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suspected, that in the case in question, the ministers, instead of preparing troops for an expedition, had prepared an expedition for the troops. Finding that they had got money in their pockets, they resolved on spending it. Not knowing what to do with the army they had collected, they said, after some reflection, "God bless us, let us go and attack the Danish fleet."

Mr. Canning, in answer to the question put by Mr. Eden, observed, that ministers had never said that they had in their possession any one secret article of the treaty of Tilsit, but only that the substance of such secret articles had been confidentially communicated to his Majesty's government, and that a long time previous to the date adverted to by the honourable gentleman. As to the inference attempt ed to be drawn from the advanced state of preparation in which the armament was placed before the treaty of Tilsit, it was notorious that that army was then equipping for an entirely distinct object, when the secret intelligence was received

which made it the duty of ministers to employ it in the service in which it had been so successfully engaged.

Mr. Whitbread, after some observations on the importance of maintaining national morality and good faith, and the possibility of making peace as readily now as at any former period of the war, adverted to what had fallen from Mr. Yorke of a tender or option, as it was called, made to the Danes, that if they gave us their fleet, we would defend them from the French. How? We defend them, who were not able, after seizing their fleet, to keep possession of Zealand for one winter? He concluded with repeating his couviction, that ministers had never received, either in substance or in form, the secret information which they alleged they had received, and to which they had attributed that fatal and disgraceful expedition.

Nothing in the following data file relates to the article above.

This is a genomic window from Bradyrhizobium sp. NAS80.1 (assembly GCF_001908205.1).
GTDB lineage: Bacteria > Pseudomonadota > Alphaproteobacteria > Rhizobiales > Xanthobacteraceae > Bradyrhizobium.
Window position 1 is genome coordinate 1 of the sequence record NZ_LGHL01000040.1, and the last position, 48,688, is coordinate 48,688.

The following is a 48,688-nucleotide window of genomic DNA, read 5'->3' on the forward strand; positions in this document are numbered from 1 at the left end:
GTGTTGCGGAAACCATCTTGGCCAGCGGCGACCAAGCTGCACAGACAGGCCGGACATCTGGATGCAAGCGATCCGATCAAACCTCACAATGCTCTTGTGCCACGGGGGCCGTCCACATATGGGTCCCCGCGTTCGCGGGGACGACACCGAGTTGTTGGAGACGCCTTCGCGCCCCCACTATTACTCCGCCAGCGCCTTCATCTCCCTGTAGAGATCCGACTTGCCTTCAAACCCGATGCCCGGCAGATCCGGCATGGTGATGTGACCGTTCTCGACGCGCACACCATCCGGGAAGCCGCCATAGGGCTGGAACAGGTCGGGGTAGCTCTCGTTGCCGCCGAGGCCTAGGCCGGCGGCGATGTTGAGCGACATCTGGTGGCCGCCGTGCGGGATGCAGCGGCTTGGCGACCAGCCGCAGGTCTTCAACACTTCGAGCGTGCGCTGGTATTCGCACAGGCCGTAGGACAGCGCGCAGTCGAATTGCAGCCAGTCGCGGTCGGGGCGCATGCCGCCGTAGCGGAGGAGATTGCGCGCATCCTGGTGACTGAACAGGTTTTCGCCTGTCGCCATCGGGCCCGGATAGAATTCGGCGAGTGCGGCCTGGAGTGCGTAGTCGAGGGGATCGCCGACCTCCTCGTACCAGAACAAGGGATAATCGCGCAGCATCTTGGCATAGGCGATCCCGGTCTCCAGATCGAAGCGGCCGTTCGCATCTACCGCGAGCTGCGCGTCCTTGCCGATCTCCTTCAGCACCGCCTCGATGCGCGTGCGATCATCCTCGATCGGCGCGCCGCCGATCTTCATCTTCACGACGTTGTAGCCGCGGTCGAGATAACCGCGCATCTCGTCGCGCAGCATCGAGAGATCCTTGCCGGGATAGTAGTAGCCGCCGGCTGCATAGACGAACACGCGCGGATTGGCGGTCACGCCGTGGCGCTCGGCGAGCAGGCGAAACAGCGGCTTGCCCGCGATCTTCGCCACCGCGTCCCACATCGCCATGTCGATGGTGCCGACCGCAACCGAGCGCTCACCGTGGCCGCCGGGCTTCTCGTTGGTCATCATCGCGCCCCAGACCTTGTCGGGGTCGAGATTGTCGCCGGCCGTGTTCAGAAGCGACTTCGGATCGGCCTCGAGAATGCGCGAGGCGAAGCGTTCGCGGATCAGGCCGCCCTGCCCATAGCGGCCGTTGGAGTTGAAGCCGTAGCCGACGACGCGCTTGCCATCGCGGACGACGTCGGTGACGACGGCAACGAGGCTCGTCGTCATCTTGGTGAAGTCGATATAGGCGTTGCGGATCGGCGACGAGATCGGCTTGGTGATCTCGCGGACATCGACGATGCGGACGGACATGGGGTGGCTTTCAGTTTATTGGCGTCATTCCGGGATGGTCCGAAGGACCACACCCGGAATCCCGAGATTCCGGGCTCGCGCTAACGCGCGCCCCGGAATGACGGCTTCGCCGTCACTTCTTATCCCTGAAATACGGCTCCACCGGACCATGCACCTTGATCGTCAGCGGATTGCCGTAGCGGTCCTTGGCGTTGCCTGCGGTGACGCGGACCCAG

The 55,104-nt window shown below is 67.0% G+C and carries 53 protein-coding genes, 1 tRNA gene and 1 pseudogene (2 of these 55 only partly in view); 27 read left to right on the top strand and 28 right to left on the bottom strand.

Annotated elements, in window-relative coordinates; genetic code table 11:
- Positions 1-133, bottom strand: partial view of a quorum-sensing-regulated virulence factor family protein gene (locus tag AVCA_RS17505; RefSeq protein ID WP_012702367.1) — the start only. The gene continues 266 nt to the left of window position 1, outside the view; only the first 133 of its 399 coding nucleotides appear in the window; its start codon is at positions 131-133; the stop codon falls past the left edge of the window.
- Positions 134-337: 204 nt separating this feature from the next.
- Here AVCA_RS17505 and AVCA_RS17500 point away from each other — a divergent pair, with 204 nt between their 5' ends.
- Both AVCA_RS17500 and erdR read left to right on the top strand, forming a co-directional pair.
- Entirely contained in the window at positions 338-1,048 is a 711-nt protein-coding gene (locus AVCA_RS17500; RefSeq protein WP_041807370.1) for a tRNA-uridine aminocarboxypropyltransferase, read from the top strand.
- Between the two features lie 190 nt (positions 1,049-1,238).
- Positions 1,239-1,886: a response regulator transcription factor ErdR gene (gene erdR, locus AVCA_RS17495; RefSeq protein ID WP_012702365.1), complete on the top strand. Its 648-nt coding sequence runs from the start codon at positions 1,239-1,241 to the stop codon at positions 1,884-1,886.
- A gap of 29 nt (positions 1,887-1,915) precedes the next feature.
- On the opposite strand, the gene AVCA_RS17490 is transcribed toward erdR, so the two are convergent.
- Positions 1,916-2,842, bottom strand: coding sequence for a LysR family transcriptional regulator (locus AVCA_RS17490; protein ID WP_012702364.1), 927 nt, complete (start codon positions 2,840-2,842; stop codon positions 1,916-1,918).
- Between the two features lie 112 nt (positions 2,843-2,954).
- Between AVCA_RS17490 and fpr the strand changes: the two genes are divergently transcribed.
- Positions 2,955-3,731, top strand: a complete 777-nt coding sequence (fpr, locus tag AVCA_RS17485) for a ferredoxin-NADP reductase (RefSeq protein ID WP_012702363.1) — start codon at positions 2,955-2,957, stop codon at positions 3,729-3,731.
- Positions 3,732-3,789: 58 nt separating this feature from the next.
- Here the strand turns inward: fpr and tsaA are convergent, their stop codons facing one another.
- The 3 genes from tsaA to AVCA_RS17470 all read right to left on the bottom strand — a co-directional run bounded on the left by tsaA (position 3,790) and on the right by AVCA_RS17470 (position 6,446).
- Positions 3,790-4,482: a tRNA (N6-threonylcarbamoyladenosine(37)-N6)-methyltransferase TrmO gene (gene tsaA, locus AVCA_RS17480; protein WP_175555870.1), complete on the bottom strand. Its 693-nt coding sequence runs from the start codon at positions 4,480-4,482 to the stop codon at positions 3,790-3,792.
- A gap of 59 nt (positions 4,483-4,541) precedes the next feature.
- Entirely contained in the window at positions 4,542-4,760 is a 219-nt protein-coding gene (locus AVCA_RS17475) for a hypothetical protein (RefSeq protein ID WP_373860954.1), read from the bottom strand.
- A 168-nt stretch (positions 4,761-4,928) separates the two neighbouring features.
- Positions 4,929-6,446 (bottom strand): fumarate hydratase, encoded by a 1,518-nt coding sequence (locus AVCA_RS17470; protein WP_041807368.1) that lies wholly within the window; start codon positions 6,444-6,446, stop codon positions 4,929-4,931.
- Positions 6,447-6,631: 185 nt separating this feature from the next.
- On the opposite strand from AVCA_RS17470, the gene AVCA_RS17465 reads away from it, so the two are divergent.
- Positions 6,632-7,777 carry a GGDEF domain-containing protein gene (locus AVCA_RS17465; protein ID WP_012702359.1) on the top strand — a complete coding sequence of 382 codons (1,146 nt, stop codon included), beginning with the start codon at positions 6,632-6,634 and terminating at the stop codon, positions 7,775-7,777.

The report was brought up, and the address was presented to his Majesty, who returned his most gracious answer January 25th.

CHAP.

СНАР. 11.

Motion in the House of Lords for a Vote of Thanks to the Officers employed in the Attack on Copenhagen.-A Motion to the same Effect in the House of Commons. Opposed by Mr. Windham-and Mr. Brand.-Supported by the Chancellor of the Exchequer-and on a Division of the House carried.-Motion by Mr. Ponsonby for Papers relative to the Expedition to Copenhagen—and for certain Resolutions on that Subject.-Opposed by Mr. Canning-Mr. Milnes-Lord Leveson Gower-Lord Castlereagh, &c. &c.Sup ported by Mr. Windham-and Mr. Whitbread.-On a Division of the House negatived.-House of Peers.-Motion by the Duke of Norfolk for the Substance of all Communications respecting the State of the Danish Navy, and the Secret Articles of the Treaty of Tilsit.--Supported by Lord Hutchinson-The Earl of BuckinghamshireThe Earl of Moira-The Earl of Jersey-The Earl of St. Vincent -Lord Sidmouth, &c. &c.—Opposed by the Marquis of WellesleyLord Borringdon-Lord Limerick, &c. &c.-Negatived.-Resolu tion moved by Lord Sidmouth for preserving the Danish Fleet in such a State that it might be eventually restored to Denmark.-After a Debate, the Motion negatived. House of Commons.-Motion by Mr. Sheridan for the Correspondence which passed after the Capitulation of Copenhagen, between His Majesty's Ministers and the Court of Stockholm, relative to the retaining Possession of the Island of Zealand by a Swedish Army in Concert with His Majesty's Forces.-Supported by Mr. Windham-Mr. Ponsonby, &c. &c.Opposed by Mr. Canning;-negatived.-House of Lords.- Motion by the Earl of Darnley for an Address to His Majesty, stating that there was no Necessity for the Expedition against Copenhagen, &c.negatived.-Motion for an Address to His Majesty of an opposite Nature by Lord Elliot ;-carried.-Conversation respecting the Detention and Condemnation of Danish Trading Vessels.-House of Commons.-Baltic Expedition brought again into Discussion by Mr. Sharp.-Motion for an Address to His Majesty to the same Effect as that of Lord Darnley's in the House of Lords.-Debate.-The Metion negatived.-House of Commons.-Motion by Lord Folkstone of the same tenour as that in the House of Lords by Lord Sidmouth, respecting the Danish Navy.-Supported and opposed on the usual Grounds by different Speakers ;-negatived.-House of Lords.-Resolutions moved by Lord Sidmouth respecting the Ships detained in our Harbours previously to Hostilities-Devate.--The Motion negatived.

TH

HOUGH the expedition to
Copenhagen had been so fully

examined in the debates on the speech from the throne, in re